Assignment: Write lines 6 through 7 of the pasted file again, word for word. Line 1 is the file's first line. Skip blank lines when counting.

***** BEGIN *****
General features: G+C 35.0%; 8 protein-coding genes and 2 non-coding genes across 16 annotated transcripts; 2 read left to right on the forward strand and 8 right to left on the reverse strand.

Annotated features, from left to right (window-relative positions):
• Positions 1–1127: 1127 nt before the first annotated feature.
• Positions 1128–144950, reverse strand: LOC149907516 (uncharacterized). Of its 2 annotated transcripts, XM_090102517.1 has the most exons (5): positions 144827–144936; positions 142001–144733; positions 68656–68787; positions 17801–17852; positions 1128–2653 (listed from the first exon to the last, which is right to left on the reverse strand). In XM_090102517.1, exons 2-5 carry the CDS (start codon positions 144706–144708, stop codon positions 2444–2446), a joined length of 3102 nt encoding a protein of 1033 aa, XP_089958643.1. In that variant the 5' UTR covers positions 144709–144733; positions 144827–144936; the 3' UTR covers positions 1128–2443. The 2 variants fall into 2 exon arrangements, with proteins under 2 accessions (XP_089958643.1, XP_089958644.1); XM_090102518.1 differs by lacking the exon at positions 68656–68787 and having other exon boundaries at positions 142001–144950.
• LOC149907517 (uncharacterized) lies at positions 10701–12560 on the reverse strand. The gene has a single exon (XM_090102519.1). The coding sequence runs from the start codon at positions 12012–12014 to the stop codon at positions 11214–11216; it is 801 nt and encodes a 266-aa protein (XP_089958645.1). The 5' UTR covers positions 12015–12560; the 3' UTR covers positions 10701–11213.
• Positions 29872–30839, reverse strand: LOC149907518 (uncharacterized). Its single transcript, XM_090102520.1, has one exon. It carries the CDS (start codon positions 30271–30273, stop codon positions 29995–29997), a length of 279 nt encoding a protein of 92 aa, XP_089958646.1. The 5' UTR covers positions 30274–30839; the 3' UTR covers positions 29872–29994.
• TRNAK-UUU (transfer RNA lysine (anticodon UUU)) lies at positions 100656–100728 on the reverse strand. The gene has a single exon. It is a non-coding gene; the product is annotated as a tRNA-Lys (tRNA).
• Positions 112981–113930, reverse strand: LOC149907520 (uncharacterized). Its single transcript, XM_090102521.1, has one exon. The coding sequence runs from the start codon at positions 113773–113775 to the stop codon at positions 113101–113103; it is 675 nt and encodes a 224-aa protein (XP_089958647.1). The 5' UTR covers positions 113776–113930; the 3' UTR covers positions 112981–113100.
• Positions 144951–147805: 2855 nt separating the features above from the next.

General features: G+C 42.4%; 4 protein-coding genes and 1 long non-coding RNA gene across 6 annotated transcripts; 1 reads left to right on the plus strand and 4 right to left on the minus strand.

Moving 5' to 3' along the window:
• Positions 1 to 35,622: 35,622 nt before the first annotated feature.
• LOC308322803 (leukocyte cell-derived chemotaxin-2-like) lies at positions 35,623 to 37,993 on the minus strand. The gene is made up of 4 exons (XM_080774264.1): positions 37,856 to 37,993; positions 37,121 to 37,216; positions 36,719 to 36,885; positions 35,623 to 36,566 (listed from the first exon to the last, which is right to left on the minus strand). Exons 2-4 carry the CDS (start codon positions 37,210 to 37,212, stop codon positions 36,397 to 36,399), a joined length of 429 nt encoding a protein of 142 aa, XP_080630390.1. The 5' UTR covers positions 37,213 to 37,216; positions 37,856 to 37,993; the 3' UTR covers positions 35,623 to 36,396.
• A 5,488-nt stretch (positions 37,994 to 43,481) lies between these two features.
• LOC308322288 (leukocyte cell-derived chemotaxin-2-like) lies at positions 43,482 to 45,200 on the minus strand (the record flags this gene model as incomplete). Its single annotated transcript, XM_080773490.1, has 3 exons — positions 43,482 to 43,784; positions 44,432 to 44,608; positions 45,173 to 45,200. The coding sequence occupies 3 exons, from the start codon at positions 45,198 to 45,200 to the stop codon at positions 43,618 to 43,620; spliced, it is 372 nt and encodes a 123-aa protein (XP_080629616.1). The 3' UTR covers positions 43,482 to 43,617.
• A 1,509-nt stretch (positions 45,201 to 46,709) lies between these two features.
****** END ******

• Positions 29872–30839, reverse strand: LOC149907518 (uncharacterized). Its single transcript, XM_090102520.1, has one exon. It carries the CDS (start codon positions 30271–30273, stop codon positions 29995–29997), a length of 279 nt encoding a protein of 92 aa, XP_089958646.1. The 5' UTR covers positions 30274–30839; the 3' UTR covers positions 29872–29994.
• TRNAK-UUU (transfer RNA lysine (anticodon UUU)) lies at positions 100656–100728 on the reverse strand. The gene has a single exon. It is a non-coding gene; the product is annotated as a tRNA-Lys (tRNA).